The Death of Politics: How to Heal Our Fractured Republic After Trump
By Peter Wehner
HarperOne; hardcover, $25.99; available June 4
White House veteran Peter Wehner, who served in the Reagan and Bush administrations and now is a New York Times contributing opinion writer, has written a definitive work on what is wrong with our politics and how it can be repaired.
The outspoken conservative and Christian critic of President Donald J. Trump offers a deeply reasoned and persuasive argument for restoring politics as a worthy calling to a cynical and disillusioned generation of Americans in The Death Of Politics.
Wehner writes, "This is a book that pushes back against what people have come to think about politics. The word itself conjures in our minds an image that is nasty, brutish, and depressing. My aim, however, is to leave you far more hopeful about politics than you are, because you have far more power than you think.
"Even I need to be reminded of this, as someone who has spent my whole career in politics, where I've seen the good, the bad, and the ugly; where things work and things fail; and where I've encountered men and women of integrity, as well as scoundrels. I've worked as a college intern in the Washington State legislature, as a senior advisor in the White House, and in the previous three Republican administrations. Today, in my current capacity as a New York Times contributing opinion writer, contributing writer for The Atlantic, and frequent commentator on political talk shows, my focus has been on the general calamity caused by President Trump.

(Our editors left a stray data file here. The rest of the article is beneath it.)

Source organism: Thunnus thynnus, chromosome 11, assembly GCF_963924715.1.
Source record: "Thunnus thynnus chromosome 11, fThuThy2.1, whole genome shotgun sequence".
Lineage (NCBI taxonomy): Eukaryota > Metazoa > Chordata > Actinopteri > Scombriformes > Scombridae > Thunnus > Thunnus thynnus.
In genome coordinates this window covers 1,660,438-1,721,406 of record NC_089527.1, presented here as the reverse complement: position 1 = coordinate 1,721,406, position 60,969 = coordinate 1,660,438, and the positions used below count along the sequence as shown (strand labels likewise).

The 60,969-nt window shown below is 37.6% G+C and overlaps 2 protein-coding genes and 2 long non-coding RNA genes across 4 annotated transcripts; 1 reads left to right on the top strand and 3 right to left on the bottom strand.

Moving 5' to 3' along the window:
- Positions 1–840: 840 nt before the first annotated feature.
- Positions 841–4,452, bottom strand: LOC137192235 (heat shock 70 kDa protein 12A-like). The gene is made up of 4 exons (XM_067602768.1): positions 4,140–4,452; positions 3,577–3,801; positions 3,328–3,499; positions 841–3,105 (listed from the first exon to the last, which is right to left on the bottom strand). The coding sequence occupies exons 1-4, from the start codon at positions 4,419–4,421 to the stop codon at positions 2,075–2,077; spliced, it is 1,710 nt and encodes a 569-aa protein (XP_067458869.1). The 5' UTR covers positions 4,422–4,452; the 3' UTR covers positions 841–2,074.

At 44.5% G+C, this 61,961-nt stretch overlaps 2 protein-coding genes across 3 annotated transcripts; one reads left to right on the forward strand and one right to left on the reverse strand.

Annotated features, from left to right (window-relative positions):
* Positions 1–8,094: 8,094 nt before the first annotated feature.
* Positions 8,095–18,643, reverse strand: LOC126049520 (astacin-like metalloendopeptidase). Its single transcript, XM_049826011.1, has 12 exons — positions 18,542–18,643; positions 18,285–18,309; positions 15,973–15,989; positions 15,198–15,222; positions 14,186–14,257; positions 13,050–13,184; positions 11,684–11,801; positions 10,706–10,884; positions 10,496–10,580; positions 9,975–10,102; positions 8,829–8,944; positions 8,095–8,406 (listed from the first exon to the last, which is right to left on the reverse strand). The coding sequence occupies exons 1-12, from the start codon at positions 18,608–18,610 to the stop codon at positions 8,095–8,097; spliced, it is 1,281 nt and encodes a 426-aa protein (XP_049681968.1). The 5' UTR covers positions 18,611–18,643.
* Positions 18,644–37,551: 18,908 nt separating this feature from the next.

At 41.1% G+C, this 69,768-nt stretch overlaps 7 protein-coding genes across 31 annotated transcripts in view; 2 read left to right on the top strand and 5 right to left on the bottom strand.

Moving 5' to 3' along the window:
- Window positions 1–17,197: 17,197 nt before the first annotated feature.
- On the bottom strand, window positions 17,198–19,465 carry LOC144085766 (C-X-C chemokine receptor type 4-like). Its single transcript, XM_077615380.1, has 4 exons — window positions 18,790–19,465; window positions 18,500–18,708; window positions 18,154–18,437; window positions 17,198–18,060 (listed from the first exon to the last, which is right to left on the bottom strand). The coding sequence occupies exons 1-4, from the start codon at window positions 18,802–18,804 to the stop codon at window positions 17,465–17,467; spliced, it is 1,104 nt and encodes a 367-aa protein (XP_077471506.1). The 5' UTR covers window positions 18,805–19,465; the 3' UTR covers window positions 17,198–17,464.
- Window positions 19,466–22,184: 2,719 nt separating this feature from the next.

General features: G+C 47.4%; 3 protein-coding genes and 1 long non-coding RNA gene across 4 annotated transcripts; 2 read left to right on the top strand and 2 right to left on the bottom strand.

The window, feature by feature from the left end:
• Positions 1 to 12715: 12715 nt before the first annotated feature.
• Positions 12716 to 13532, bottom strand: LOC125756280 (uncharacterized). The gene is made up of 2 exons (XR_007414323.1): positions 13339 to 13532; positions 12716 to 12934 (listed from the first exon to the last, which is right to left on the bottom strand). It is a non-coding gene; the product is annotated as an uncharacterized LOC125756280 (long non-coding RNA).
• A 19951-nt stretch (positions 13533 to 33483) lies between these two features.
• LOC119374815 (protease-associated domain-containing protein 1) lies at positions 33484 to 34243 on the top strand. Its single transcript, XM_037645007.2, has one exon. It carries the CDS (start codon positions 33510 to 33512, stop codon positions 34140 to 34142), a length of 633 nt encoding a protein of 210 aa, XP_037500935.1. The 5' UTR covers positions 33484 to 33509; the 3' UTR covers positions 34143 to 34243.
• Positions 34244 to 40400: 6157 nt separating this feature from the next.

"In such a context it's not always easy to get beyond fear and worry, deep disappointment, and a sense of genuine outrage at what is being done to the profession I value and the nation I love. This book, then, has been beneficial for me; I hope it will be for you as well. We have lost sight of who we are as a people and as a nation. We need to relearn what American politics ought to be about, and we need to realize that as citizens we have the power and ability to repair the fraying we have witnessed.
"Here's the problem: when Americans think about politics today, their first thought is that it is inherently dirty and undignified; that most politicians are corrupt and unprincipled, either knaves or fools; that those involved in politics only care about their self-interest and not at all about the interest of the country; that it takes no special skills to be a politician - in fact the less experience, the better; that the problems we face as a nation are simple, the solutions obvious, so either stupidity or malice must explain why the solutions haven't been implemented yet.
"We are indeed at a low ebb in the history of modern American politics - a period when politics is both trivial and dehumanizing, when large challenges are being either ignored or made worse, and when politics is an arena for invective. Virtually across the board, in both parties, the political leadership ranges from mediocre to dismal. Republicans and Democrats have contempt for each other. They can't work together to solve our common problems. And the most important and powerful political office in the world is occupied by a man who is intellectually, temperamentally, and morally unfit to be mayor of a small city, let alone president of the United States."